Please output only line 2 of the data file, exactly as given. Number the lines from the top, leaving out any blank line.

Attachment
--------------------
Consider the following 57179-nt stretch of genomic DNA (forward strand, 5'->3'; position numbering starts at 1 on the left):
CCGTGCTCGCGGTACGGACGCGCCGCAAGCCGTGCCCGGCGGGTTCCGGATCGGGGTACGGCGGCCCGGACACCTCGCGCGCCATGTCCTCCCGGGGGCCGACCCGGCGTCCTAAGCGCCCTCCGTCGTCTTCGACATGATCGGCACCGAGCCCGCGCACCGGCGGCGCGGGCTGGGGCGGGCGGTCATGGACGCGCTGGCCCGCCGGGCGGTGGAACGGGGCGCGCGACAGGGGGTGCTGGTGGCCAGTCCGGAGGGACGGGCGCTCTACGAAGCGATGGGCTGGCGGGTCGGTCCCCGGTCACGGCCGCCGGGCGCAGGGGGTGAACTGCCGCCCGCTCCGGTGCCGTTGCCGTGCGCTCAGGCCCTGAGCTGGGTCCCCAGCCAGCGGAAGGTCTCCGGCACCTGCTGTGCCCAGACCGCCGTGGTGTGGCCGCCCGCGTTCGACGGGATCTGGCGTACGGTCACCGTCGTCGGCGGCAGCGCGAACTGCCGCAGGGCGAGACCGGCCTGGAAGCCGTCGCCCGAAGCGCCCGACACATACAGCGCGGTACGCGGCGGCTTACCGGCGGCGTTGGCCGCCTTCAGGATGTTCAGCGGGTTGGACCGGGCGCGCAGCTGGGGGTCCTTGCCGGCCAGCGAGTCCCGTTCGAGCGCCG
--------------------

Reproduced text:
CCGTGCTCGCGGTACGGACGCGCCGCAAGCCGTGCCCGGCGGGTTCCGGATCGGGGTACGGCGGCCCGGACACCTCGCGCGCCATGTCCTCCCGGGGGCCGACCCGGCGTCCTAAGCGCCCTCCGTCGTCTTCGACATGATCGGCACCGAGCCCGCGCACCGGCGGCGCGGGCTGGGGCGGGCGGTCATGGACGCGCTGGCCCGCCGGGCGGTGGAACGGGGCGCGCGACAGGGGGTGCTGGTGGCCAGTCCGGAGGGACGGGCGCTCTACGAAGCGATGGGCTGGCGGGTCGGTCCCCGGTCACGGCCGCCGGGCGCAGGGGGTGAACTGCCGCCCGCTCCGGTGCCGTTGCCGTGCGCTCAGGCCCTGAGCTGGGTCCCCAGCCAGCGGAAGGTCTCCGGCACCTGCTGTGCCCAGACCGCCGTGGTGTGGCCGCCCGCGTTCGACGGGATCTGGCGTACGGTCACCGTCGTCGGCGGCAGCGCGAACTGCCGCAGGGCGAGACCGGCCTGGAAGCCGTCGCCCGAAGCGCCCGACACATACAGCGCGGTACGCGGCGGCTTACCGGCGGCGTTGGCCGCCTTCAGGATGTTCAGCGGGTTGGACCGGGCGCGCAGCTGGGGGTCCTTGCCGGCCAGCGAGTCCCGTTCGAGCGCCG